The Plays of William Shakespeare : Accurately Printed from the Text of the Corrected Copy Left by the Late George Steevens: With a Series of Engravings, from Original Designs of Henry Fuseli, and a Selection of Explanatory and Historical Notes, from the Most Eminent Commentators; a History of the Stage, a Life of Shakespeare, &c. by Alexander Chalmers, Volume 10 (Google eBook)

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F.C. and J. Rivington, 1805
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Page 355 - Good name in man and woman, dear my lord, Is the immediate jewel of their souls : Who steals my purse steals trash ; 'tis something, nothing ; 'Twas mine, 'tis his, and has been slave to thousands ; But he that filches from me my good name Robs me of that which not enriches him And makes me poor indeed.
Page 235 - Now, whether it be Bestial oblivion, or some craven scruple Of thinking too precisely on the event, A thought which, quarter'd, hath but one part wisdom And ever three parts coward, I do not know Why yet I live to say, This thing's to do ; Sith I have cause and will and strength and means To do't.
Page 148 - Bear't, that the opposed may beware of thee. Give every man thine ear, but few thy voice : Take each man's censure, but reserve thy judgment. Costly thy habit as thy purse can buy, But not express'd in fancy ; rich, not gaudy : For the apparel oft proclaims the man ; And they in France of the best rank and station Are most select and generous chief in that.('3) Neither a borrower nor a lender be : For loan oft loses both itself and friend ; And borrowing dulls the edge of husbandry. This above all,...
Page 190 - I know my course. The spirit that I have seen May be the devil; and the devil hath power To assume a pleasing shape; yea, and perhaps Out of my weakness and my melancholy, As he is very potent with such spirits, Abuses me to damn me.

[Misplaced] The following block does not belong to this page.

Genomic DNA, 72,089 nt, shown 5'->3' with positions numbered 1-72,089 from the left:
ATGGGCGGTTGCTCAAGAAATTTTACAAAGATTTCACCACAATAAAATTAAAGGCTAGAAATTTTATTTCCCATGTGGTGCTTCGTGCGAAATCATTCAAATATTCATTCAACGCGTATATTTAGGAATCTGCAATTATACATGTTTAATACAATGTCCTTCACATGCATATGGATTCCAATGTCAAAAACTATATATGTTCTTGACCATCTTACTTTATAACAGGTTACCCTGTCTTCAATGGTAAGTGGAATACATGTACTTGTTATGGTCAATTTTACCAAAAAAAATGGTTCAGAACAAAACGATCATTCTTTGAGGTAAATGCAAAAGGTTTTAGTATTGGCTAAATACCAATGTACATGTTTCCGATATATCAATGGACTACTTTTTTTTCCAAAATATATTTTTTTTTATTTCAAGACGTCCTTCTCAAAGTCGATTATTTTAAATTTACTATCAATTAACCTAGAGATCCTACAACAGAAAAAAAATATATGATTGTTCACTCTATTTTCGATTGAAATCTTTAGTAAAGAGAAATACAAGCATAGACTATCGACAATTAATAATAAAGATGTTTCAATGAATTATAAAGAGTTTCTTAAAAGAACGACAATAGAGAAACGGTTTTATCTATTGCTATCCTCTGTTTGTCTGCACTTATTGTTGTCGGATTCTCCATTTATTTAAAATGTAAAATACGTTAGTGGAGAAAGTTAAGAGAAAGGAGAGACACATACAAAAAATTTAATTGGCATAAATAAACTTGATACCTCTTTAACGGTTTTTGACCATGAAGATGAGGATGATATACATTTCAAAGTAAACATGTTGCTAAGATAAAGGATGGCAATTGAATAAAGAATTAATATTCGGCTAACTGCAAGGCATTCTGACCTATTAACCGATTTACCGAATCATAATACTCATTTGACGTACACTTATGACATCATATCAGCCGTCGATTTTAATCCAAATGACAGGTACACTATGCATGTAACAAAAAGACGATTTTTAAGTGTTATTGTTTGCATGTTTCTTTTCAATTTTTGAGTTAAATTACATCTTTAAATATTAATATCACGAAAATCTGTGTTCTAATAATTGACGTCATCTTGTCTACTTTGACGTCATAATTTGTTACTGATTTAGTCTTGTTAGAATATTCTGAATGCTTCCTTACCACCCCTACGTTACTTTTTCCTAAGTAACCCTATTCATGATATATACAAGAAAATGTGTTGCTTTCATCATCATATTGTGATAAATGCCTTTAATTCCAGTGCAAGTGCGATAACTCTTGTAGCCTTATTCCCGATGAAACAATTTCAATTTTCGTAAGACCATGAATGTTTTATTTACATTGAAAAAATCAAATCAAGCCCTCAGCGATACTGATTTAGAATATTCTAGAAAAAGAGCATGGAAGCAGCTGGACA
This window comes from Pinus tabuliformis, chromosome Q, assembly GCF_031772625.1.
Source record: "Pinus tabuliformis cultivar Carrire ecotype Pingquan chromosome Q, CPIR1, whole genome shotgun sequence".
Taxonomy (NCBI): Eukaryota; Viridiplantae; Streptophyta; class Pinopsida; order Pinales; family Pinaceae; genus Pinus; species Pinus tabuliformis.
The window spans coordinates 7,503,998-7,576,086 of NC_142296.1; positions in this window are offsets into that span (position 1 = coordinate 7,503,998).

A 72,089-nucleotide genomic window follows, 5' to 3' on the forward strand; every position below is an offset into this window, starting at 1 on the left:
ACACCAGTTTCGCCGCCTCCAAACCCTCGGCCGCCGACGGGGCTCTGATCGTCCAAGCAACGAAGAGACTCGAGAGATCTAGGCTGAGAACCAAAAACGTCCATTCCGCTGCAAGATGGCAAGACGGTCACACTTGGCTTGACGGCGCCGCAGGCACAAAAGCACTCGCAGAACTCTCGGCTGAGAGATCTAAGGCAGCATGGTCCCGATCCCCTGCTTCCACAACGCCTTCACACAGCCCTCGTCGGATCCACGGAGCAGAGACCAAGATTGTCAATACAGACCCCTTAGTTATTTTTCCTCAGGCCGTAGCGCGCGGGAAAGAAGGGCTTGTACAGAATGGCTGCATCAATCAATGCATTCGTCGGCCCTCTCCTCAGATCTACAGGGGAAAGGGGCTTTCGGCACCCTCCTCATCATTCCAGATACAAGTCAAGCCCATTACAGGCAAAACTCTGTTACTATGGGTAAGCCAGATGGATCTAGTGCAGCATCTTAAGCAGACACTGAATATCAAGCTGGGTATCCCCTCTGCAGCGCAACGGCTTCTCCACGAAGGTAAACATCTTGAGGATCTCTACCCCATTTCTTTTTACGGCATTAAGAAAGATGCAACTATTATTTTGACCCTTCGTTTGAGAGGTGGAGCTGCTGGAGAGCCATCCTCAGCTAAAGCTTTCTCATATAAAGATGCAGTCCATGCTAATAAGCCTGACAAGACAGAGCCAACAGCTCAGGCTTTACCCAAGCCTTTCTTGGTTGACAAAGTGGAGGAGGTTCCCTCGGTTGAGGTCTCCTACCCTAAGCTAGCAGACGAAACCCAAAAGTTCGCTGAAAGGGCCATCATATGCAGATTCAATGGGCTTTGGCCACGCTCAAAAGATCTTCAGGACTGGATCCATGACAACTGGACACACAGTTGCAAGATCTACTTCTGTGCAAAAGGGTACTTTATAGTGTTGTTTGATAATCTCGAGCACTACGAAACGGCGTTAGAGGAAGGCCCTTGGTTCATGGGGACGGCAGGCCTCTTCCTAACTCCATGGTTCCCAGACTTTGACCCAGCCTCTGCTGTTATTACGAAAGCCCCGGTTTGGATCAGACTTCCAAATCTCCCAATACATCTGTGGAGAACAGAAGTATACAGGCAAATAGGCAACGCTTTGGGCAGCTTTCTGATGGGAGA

Page 41 - Jul. But to be frank, and give it thee again. And yet I wish but for the thing I have: My bounty is as boundless as the sea, My love as deep; the more I give to thee, The more I have, for both are infinite.
Page 310 - She'd come again, and with a greedy ear Devour up my discourse : which, I observing, Took once a pliant hour, and found good means To draw from her a prayer of earnest heart, That I would all my pilgrimage dilate...
Page 159 - Remember thee? Ay, thou poor ghost, while memory holds a seat In this distracted globe. Remember thee? Yea, from the table of my memory I'll wipe away all trivial fond records, All saws of books, all forms, all pressures past, That youth and observation copied there; And. thy commandment all alone shall live Within the book and volume of my brain, Unmix'd with baser matter: yes, by heaven.
Page 134 - It faded on the crowing of the cock. Some say, that ever 'gainst that season comes Wherein our Saviour's birth is celebrated, This bird of dawning singeth all night long : % And then, they say, no spirit dares stir abroad; The nights are wholesome; then no planets strike, No fairy takes, nor witch hath power to charm, So hallow'd and so gracious is the time.
Page 190 - I have heard That guilty creatures, sitting at a play, Have by the very cunning of the scene Been struck so to the soul that presently They have proclaim'd their malefactions; For murder, though it have no tongue, will speak With most miraculous organ.
Page 221 - See, what a grace was seated on this brow; Hyperion's curls; the front of Jove himself; An eye like Mars, to threaten and command; A station like the herald Mercury, New-lighted on a heaven-kissing hill; A combination, and a form, indeed, Where every god did seem to set his seal, To give the world assurance of a man : This was your husband.